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Ghana Cheers as Black Stars Burn Bright in Cup

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Ghana Cheers as Black Stars Burn Bright in Cup

Ghana Cheers as Black Stars Burn Bright in Cup

Ghana Cheers as Black Stars Burn Bright in Cup

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  • <iframe src="https://www.npr.org/player/embed/5504533/5504534" width="100%" height="290" frameborder="0" scrolling="no" title="NPR embedded audio player">
  • Transcript

A national half-holiday freed many fans to watch the game; Abigail Otoo, left, and Isabella Tettey were among them. Ofeibea Quist-Arcton hide caption

toggle caption Ofeibea Quist-Arcton

A national half-holiday freed many fans to watch the game; Abigail Otoo, left, and Isabella Tettey were among them.

Ofeibea Quist-Arcton

The celebration begins as Ghana's win -- and a trip to the second round -- become official. Ofeibea Quist-Arcton hide caption

toggle caption Ofeibea Quist-Arcton

The celebration begins as Ghana's win -- and a trip to the second round -- become official.

Ofeibea Quist-Arcton

Ghana, a West African nation with a passion for soccer, will play in the World Cup's Round of 16 for the first time in its history, thanks to a 2-1 win over the United States.

With the country declaring a half-day holiday so that its citizens could watch the U.S.-Ghana game, the fans of the Black Stars did their best to encourage the sole African nation still playing in the tournament.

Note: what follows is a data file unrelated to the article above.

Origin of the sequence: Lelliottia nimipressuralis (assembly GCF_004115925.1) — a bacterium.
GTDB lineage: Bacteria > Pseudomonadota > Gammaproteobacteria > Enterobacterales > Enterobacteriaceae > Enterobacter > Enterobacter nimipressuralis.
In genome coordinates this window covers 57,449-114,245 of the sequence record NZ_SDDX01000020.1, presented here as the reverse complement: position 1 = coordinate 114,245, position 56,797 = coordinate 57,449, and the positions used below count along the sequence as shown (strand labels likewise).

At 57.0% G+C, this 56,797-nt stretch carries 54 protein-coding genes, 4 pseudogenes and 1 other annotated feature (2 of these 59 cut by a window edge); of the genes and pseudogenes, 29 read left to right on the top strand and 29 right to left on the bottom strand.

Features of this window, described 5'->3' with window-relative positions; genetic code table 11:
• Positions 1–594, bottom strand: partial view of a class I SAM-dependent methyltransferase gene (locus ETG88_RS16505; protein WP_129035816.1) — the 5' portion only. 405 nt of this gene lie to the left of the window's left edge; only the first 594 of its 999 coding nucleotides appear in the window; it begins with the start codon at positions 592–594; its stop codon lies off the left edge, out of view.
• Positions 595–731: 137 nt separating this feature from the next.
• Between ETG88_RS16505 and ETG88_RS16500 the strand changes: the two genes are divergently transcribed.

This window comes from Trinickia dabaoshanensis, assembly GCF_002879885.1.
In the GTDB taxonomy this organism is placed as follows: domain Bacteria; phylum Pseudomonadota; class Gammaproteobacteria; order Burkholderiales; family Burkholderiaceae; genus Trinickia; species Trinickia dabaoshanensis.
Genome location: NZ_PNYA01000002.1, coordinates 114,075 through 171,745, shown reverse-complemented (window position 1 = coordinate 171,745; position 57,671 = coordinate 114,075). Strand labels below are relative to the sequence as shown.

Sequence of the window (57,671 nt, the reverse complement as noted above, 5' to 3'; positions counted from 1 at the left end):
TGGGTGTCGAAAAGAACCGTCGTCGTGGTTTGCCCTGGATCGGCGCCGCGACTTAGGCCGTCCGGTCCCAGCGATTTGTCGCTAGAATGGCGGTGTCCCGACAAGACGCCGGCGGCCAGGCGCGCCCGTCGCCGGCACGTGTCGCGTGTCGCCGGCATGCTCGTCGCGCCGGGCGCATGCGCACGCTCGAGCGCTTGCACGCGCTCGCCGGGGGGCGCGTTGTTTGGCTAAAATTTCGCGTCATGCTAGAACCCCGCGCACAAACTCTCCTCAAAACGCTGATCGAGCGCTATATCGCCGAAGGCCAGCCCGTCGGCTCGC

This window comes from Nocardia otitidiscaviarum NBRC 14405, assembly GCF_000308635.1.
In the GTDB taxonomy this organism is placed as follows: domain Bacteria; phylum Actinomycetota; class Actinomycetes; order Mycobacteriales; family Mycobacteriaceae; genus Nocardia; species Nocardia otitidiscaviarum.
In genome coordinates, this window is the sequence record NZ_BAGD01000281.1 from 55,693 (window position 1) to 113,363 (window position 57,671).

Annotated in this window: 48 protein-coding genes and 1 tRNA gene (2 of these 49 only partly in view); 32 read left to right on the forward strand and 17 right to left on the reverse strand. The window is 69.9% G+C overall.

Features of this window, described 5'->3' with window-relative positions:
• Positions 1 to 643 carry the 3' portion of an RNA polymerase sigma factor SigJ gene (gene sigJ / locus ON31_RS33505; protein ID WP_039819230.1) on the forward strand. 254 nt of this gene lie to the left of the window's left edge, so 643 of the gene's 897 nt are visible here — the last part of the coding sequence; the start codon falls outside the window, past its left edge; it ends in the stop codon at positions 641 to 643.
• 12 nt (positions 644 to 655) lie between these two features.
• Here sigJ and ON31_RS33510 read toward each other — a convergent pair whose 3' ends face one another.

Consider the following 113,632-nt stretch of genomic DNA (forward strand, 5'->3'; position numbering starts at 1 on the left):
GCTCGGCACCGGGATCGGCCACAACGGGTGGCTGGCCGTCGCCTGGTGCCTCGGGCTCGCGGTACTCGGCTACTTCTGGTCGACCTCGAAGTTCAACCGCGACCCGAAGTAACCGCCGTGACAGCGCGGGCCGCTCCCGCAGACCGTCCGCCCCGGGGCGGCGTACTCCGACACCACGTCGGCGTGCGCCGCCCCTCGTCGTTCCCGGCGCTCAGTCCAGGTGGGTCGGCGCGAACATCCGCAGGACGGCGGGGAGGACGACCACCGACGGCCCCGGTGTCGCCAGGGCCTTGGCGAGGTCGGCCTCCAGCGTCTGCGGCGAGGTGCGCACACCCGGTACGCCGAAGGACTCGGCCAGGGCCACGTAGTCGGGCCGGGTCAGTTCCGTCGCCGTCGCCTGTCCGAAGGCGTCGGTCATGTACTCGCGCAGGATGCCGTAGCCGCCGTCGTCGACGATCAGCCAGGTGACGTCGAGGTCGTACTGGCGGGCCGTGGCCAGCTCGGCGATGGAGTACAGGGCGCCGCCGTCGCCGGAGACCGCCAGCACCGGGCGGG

The colors of the Ghanaian flag dominated wardrobes, as fans dressed in black, red gold and green to cheer on the national team.

The excitement built early, as Haminu Draman put Ghana ahead in the 22nd minute. Clint Dempsey equalized for the United States in the 43rd. But it was when the Black Stars' captain, Stephen Appiah, converted a penalty kick during stoppage time at the end of the first half that Ghanaians began to sense victory.

Despite several chances for both teams, there was no more scoring in the match. Ghanaians all over Accra jumped for joy as the final whistle confirmed Ghana's triumph. They will now advance to play the defending champions, Brazil.

In the capital of Accra, NPR's Ofeibea Quist-Arcton watched the match on television with many enthusiastic fans.

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